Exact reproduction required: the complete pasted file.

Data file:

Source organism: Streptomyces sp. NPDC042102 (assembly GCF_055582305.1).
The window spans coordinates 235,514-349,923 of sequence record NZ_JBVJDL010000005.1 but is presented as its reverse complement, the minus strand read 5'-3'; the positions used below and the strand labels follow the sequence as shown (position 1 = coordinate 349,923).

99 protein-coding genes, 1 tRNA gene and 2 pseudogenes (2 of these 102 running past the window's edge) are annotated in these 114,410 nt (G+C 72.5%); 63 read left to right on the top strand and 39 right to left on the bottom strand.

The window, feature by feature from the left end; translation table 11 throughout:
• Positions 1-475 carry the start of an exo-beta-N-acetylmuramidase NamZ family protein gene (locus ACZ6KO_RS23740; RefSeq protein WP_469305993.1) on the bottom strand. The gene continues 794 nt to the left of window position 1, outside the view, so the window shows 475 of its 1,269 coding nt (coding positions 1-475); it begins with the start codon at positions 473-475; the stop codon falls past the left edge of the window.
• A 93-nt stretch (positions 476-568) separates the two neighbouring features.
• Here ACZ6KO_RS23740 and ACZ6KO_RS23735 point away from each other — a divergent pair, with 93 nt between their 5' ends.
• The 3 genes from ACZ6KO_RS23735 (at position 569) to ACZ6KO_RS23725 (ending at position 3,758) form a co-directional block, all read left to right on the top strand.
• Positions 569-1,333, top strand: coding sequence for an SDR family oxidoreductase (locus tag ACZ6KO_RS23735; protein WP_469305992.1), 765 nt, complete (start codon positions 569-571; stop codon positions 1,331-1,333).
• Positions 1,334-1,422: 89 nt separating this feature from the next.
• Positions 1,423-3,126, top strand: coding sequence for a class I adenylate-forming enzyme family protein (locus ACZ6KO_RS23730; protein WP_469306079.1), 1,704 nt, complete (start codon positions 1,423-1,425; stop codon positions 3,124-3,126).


Source organism: Streptomyces sp. NPDC042102 (assembly GCF_055582305.1).
The window spans coordinates 235,514-349,923 of sequence record NZ_JBVJDL010000005.1 but is presented as its reverse complement, the minus strand read 5'-3'; the positions used below and the strand labels follow the sequence as shown (position 1 = coordinate 349,923).

99 protein-coding genes, 1 tRNA gene and 2 pseudogenes (2 of these 102 running past the window's edge) are annotated in these 114,410 nt (G+C 72.5%); 63 read left to right on the top strand and 39 right to left on the bottom strand.

The window, feature by feature from the left end; translation table 11 throughout:
• Positions 1-475 carry the start of an exo-beta-N-acetylmuramidase NamZ family protein gene (locus ACZ6KO_RS23740; RefSeq protein WP_469305993.1) on the bottom strand. The gene continues 794 nt to the left of window position 1, outside the view, so the window shows 475 of its 1,269 coding nt (coding positions 1-475); it begins with the start codon at positions 473-475; the stop codon falls past the left edge of the window.
• A 93-nt stretch (positions 476-568) separates the two neighbouring features.
• Here ACZ6KO_RS23740 and ACZ6KO_RS23735 point away from each other — a divergent pair, with 93 nt between their 5' ends.
• The 3 genes from ACZ6KO_RS23735 (at position 569) to ACZ6KO_RS23725 (ending at position 3,758) form a co-directional block, all read left to right on the top strand.
• Positions 569-1,333, top strand: coding sequence for an SDR family oxidoreductase (locus tag ACZ6KO_RS23735; protein WP_469305992.1), 765 nt, complete (start codon positions 569-571; stop codon positions 1,331-1,333).
• Positions 1,334-1,422: 89 nt separating this feature from the next.
• Positions 1,423-3,126, top strand: coding sequence for a class I adenylate-forming enzyme family protein (locus ACZ6KO_RS23730; protein WP_469306079.1), 1,704 nt, complete (start codon positions 1,423-1,425; stop codon positions 3,124-3,126).